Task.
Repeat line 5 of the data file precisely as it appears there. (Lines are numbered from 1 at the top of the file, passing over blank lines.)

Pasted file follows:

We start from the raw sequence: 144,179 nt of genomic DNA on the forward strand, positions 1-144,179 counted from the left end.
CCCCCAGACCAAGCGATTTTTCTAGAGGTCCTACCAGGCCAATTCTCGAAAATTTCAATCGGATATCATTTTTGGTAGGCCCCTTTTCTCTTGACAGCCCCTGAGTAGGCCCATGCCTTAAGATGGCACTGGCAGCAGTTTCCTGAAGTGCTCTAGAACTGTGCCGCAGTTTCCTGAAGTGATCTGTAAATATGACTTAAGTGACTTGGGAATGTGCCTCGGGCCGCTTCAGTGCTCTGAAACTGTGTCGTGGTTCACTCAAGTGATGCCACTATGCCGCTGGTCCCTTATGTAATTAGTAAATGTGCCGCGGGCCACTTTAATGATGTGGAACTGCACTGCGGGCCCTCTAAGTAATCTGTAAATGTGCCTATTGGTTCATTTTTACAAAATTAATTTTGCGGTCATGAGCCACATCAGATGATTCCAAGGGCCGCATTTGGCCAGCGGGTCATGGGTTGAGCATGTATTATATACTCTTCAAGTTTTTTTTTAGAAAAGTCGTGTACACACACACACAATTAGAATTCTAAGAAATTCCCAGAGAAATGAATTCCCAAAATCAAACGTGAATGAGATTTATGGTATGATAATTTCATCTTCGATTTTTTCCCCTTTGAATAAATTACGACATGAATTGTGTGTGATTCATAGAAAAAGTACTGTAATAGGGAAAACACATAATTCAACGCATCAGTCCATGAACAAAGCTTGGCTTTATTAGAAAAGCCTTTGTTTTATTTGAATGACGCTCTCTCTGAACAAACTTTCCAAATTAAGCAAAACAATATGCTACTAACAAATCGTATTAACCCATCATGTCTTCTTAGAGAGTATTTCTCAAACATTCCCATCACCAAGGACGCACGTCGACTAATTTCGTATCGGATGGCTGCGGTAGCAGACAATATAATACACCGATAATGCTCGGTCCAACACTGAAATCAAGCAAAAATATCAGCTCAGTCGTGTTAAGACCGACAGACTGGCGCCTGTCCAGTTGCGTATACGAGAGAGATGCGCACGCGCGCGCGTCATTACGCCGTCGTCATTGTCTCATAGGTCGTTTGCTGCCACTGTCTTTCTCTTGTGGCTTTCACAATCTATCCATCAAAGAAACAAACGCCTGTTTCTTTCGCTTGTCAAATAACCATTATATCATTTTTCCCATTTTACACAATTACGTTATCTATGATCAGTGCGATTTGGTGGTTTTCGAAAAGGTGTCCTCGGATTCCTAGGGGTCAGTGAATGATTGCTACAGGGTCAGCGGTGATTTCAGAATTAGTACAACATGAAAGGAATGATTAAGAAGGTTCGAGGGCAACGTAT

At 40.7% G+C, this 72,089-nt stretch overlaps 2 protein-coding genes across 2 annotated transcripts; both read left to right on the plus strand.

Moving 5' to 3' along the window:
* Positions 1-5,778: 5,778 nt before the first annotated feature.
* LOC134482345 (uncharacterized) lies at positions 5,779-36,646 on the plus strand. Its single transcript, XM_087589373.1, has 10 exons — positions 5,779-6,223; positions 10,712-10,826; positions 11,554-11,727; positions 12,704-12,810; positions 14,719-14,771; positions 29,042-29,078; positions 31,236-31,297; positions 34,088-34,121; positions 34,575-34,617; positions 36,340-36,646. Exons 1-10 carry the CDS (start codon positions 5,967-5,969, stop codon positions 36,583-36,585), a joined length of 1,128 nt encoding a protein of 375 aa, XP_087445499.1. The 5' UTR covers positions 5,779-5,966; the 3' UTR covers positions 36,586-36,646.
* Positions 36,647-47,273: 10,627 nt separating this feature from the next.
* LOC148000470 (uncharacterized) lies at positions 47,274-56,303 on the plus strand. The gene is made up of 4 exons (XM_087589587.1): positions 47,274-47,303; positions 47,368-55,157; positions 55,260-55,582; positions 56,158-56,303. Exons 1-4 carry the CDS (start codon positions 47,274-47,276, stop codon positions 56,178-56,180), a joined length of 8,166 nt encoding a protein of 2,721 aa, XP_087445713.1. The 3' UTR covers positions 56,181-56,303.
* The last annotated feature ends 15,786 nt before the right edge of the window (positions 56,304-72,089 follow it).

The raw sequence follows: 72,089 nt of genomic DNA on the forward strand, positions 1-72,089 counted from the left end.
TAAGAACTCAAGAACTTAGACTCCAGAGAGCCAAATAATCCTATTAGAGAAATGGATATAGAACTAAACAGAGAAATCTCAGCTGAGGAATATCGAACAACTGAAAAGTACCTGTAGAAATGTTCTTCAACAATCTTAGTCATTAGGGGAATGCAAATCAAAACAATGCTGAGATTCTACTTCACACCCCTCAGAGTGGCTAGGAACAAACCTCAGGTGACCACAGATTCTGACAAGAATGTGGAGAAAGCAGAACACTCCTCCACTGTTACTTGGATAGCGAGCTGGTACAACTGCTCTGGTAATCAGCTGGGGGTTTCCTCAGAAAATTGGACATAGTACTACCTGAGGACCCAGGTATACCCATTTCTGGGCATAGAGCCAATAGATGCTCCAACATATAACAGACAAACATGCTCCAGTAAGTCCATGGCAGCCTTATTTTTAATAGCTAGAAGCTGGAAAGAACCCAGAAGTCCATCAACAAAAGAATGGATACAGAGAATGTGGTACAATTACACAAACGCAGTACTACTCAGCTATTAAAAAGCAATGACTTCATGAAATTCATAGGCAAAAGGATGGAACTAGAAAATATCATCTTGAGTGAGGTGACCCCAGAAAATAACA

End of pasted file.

* Positions 1-5,778: 5,778 nt before the first annotated feature.